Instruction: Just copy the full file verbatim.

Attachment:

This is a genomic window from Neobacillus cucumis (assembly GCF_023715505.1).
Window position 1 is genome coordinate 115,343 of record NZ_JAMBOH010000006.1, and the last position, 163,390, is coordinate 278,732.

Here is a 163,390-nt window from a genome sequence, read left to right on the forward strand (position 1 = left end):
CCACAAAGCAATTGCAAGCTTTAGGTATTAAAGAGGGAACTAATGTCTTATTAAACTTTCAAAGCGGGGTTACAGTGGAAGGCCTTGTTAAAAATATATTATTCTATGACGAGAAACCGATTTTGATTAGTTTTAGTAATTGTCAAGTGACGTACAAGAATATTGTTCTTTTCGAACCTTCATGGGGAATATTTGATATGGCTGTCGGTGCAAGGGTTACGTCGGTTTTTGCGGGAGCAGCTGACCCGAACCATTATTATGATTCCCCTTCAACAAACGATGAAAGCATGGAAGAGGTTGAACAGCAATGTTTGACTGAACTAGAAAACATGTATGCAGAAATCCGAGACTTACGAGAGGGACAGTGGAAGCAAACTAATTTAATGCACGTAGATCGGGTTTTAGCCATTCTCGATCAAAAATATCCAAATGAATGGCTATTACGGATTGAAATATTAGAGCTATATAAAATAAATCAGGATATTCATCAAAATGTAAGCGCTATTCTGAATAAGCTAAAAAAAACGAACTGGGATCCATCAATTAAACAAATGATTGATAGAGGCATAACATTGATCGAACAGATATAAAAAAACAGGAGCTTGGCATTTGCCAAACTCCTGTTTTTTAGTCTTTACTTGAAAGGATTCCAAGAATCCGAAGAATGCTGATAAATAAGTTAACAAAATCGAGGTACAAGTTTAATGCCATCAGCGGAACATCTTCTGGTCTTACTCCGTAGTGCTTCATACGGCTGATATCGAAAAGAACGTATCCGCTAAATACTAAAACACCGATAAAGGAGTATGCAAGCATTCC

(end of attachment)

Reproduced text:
This is a genomic window from Neobacillus cucumis (assembly GCF_023715505.1).
Window position 1 is genome coordinate 115,343 of record NZ_JAMBOH010000006.1, and the last position, 163,390, is coordinate 278,732.

Here is a 163,390-nt window from a genome sequence, read left to right on the forward strand (position 1 = left end):
CCACAAAGCAATTGCAAGCTTTAGGTATTAAAGAGGGAACTAATGTCTTATTAAACTTTCAAAGCGGGGTTACAGTGGAAGGCCTTGTTAAAAATATATTATTCTATGACGAGAAACCGATTTTGATTAGTTTTAGTAATTGTCAAGTGACGTACAAGAATATTGTTCTTTTCGAACCTTCATGGGGAATATTTGATATGGCTGTCGGTGCAAGGGTTACGTCGGTTTTTGCGGGAGCAGCTGACCCGAACCATTATTATGATTCCCCTTCAACAAACGATGAAAGCATGGAAGAGGTTGAACAGCAATGTTTGACTGAACTAGAAAACATGTATGCAGAAATCCGAGACTTACGAGAGGGACAGTGGAAGCAAACTAATTTAATGCACGTAGATCGGGTTTTAGCCATTCTCGATCAAAAATATCCAAATGAATGGCTATTACGGATTGAAATATTAGAGCTATATAAAATAAATCAGGATATTCATCAAAATGTAAGCGCTATTCTGAATAAGCTAAAAAAAACGAACTGGGATCCATCAATTAAACAAATGATTGATAGAGGCATAACATTGATCGAACAGATATAAAAAAACAGGAGCTTGGCATTTGCCAAACTCCTGTTTTTTAGTCTTTACTTGAAAGGATTCCAAGAATCCGAAGAATGCTGATAAATAAGTTAACAAAATCGAGGTACAAGTTTAATGCCATCAGCGGAACATCTTCTGGTCTTACTCCGTAGTGCTTCATACGGCTGATATCGAAAAGAACGTATCCGCTAAATACTAAAACACCGATAAAGGAGTATGCAAGCATTCC